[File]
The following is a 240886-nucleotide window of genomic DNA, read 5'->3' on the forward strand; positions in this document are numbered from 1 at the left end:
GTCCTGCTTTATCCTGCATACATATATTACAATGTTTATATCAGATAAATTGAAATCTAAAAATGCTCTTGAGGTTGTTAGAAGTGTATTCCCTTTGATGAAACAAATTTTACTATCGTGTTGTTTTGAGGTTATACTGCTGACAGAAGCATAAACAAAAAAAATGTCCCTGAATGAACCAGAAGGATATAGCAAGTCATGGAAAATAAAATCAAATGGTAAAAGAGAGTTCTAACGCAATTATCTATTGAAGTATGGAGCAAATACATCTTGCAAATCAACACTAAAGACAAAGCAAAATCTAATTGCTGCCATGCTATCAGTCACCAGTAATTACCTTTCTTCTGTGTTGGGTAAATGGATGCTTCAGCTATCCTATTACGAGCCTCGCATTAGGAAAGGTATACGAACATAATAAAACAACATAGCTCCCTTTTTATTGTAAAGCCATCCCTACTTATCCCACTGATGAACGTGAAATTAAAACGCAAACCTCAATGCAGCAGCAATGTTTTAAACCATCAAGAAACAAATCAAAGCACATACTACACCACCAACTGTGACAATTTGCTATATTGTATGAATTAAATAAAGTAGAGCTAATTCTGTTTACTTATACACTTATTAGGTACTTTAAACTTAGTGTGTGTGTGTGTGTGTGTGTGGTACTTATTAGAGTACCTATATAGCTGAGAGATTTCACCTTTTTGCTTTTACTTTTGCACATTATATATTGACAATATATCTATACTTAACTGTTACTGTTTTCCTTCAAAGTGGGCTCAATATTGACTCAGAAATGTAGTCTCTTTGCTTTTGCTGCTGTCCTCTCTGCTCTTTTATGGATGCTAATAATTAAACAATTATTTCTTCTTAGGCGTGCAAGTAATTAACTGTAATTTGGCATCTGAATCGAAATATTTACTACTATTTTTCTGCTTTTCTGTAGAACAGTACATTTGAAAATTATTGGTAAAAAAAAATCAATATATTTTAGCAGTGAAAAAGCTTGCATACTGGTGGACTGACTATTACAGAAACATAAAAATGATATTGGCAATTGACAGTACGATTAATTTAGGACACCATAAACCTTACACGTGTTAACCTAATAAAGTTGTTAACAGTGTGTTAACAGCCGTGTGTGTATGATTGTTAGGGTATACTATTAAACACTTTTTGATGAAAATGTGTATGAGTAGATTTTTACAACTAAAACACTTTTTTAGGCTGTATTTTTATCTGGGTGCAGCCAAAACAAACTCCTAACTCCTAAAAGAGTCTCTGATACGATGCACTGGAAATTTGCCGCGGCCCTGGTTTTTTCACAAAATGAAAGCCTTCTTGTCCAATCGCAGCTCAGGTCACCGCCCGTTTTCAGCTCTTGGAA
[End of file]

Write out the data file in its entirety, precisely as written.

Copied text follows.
The following is a 240886-nucleotide window of genomic DNA, read 5'->3' on the forward strand; positions in this document are numbered from 1 at the left end:
GTCCTGCTTTATCCTGCATACATATATTACAATGTTTATATCAGATAAATTGAAATCTAAAAATGCTCTTGAGGTTGTTAGAAGTGTATTCCCTTTGATGAAACAAATTTTACTATCGTGTTGTTTTGAGGTTATACTGCTGACAGAAGCATAAACAAAAAAAATGTCCCTGAATGAACCAGAAGGATATAGCAAGTCATGGAAAATAAAATCAAATGGTAAAAGAGAGTTCTAACGCAATTATCTATTGAAGTATGGAGCAAATACATCTTGCAAATCAACACTAAAGACAAAGCAAAATCTAATTGCTGCCATGCTATCAGTCACCAGTAATTACCTTTCTTCTGTGTTGGGTAAATGGATGCTTCAGCTATCCTATTACGAGCCTCGCATTAGGAAAGGTATACGAACATAATAAAACAACATAGCTCCCTTTTTATTGTAAAGCCATCCCTACTTATCCCACTGATGAACGTGAAATTAAAACGCAAACCTCAATGCAGCAGCAATGTTTTAAACCATCAAGAAACAAATCAAAGCACATACTACACCACCAACTGTGACAATTTGCTATATTGTATGAATTAAATAAAGTAGAGCTAATTCTGTTTACTTATACACTTATTAGGTACTTTAAACTTAGTGTGTGTGTGTGTGTGTGTGTGGTACTTATTAGAGTACCTATATAGCTGAGAGATTTCACCTTTTTGCTTTTACTTTTGCACATTATATATTGACAATATATCTATACTTAACTGTTACTGTTTTCCTTCAAAGTGGGCTCAATATTGACTCAGAAATGTAGTCTCTTTGCTTTTGCTGCTGTCCTCTCTGCTCTTTTATGGATGCTAATAATTAAACAATTATTTCTTCTTAGGCGTGCAAGTAATTAACTGTAATTTGGCATCTGAATCGAAATATTTACTACTATTTTTCTGCTTTTCTGTAGAACAGTACATTTGAAAATTATTGGTAAAAAAAAATCAATATATTTTAGCAGTGAAAAAGCTTGCATACTGGTGGACTGACTATTACAGAAACATAAAAATGATATTGGCAATTGACAGTACGATTAATTTAGGACACCATAAACCTTACACGTGTTAACCTAATAAAGTTGTTAACAGTGTGTTAACAGCCGTGTGTGTATGATTGTTAGGGTATACTATTAAACACTTTTTGATGAAAATGTGTATGAGTAGATTTTTACAACTAAAACACTTTTTTAGGCTGTATTTTTATCTGGGTGCAGCCAAAACAAACTCCTAACTCCTAAAAGAGTCTCTGATACGATGCACTGGAAATTTGCCGCGGCCCTGGTTTTTTCACAAAATGAAAGCCTTCTTGTCCAATCGCAGCTCAGGTCACCGCCCGTTTTCAGCTCTTGGAA